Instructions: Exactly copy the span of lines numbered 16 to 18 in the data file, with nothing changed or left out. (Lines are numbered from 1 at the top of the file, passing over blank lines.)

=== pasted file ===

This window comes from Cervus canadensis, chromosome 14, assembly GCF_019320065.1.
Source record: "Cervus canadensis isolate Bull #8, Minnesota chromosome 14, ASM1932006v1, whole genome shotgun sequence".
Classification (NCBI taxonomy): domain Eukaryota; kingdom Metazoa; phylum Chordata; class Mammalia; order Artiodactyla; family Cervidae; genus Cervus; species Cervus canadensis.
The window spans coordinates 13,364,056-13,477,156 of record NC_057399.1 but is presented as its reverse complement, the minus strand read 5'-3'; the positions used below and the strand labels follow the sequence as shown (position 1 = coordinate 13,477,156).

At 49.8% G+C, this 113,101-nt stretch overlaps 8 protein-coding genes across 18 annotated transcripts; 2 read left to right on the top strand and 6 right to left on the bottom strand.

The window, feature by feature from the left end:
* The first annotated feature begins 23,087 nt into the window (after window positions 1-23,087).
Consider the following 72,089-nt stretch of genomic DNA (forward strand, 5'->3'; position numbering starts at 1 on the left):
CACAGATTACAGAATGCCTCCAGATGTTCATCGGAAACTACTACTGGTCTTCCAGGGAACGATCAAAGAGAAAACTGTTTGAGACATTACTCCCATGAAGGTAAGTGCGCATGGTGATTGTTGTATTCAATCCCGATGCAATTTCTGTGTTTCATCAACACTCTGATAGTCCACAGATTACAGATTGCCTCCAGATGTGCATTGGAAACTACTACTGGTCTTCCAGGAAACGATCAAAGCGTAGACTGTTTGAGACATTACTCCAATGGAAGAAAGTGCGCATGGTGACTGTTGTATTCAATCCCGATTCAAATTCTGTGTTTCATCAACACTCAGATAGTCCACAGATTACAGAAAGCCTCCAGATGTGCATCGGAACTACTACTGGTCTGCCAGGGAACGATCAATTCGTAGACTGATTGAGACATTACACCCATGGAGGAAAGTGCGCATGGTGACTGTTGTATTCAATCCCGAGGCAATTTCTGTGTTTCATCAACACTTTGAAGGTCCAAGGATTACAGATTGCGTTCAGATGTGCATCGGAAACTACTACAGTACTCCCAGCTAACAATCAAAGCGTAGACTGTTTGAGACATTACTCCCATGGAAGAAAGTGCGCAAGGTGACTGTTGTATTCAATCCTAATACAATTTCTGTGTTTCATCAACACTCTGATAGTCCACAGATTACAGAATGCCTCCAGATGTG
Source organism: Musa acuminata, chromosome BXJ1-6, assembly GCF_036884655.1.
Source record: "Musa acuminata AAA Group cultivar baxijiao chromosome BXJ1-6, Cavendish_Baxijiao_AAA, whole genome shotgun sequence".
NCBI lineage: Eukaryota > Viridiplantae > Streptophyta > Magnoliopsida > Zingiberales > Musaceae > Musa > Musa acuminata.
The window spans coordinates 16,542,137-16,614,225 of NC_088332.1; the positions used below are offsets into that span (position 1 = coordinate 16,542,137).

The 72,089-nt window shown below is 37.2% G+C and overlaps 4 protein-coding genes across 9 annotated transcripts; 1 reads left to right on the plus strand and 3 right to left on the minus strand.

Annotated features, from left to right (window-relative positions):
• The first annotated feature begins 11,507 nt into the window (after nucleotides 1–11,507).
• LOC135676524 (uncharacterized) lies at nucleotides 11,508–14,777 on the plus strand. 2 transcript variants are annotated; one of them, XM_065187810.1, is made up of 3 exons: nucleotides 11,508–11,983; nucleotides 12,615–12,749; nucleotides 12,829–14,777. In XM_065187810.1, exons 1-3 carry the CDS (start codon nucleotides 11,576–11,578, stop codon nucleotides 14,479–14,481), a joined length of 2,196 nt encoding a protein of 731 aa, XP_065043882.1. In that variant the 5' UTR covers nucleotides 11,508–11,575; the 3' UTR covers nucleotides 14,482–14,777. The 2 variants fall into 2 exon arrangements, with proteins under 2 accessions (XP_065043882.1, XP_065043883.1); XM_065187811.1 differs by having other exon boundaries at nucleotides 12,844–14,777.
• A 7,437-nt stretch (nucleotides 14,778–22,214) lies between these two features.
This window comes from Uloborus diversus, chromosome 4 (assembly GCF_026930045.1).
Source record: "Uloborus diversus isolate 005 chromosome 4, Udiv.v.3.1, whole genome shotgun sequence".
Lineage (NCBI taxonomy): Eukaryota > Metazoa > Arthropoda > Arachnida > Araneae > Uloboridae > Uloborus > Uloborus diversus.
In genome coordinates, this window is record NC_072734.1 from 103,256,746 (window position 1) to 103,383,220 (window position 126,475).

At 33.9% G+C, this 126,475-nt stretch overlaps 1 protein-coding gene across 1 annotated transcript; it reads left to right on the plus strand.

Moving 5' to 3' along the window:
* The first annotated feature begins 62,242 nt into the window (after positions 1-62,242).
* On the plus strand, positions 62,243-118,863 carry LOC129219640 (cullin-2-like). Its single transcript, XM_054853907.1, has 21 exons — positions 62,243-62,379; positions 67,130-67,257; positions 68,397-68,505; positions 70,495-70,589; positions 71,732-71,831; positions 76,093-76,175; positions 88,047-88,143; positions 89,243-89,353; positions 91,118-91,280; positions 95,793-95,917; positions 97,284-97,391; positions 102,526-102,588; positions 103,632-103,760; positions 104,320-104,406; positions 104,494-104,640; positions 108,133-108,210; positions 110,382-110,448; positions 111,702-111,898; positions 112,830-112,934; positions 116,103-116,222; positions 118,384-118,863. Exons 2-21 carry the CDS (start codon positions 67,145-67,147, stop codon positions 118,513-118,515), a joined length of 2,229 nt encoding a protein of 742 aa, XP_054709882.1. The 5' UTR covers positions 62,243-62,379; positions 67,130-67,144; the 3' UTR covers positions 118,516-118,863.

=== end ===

• The first annotated feature begins 11,507 nt into the window (after nucleotides 1–11,507).
• LOC135676524 (uncharacterized) lies at nucleotides 11,508–14,777 on the plus strand. 2 transcript variants are annotated; one of them, XM_065187810.1, is made up of 3 exons: nucleotides 11,508–11,983; nucleotides 12,615–12,749; nucleotides 12,829–14,777. In XM_065187810.1, exons 1-3 carry the CDS (start codon nucleotides 11,576–11,578, stop codon nucleotides 14,479–14,481), a joined length of 2,196 nt encoding a protein of 731 aa, XP_065043882.1. In that variant the 5' UTR covers nucleotides 11,508–11,575; the 3' UTR covers nucleotides 14,482–14,777. The 2 variants fall into 2 exon arrangements, with proteins under 2 accessions (XP_065043882.1, XP_065043883.1); XM_065187811.1 differs by having other exon boundaries at nucleotides 12,844–14,777.
• A 7,437-nt stretch (nucleotides 14,778–22,214) lies between these two features.